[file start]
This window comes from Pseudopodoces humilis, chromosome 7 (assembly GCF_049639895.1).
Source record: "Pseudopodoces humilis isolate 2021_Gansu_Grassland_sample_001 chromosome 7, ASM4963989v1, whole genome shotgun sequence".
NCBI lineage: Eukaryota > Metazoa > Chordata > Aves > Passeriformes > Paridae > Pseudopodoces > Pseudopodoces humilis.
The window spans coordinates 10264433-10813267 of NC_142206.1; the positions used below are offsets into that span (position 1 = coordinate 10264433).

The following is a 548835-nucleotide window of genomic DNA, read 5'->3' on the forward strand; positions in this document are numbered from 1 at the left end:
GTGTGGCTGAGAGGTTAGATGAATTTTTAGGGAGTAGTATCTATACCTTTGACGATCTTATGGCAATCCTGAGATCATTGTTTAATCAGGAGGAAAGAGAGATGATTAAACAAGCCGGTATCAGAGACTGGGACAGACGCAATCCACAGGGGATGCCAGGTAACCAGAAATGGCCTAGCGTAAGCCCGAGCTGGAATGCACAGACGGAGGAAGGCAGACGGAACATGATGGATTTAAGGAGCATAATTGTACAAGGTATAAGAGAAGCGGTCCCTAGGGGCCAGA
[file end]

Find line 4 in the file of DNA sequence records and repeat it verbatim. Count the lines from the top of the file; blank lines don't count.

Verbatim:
The window spans coordinates 10264433-10813267 of NC_142206.1; the positions used below are offsets into that span (position 1 = coordinate 10264433).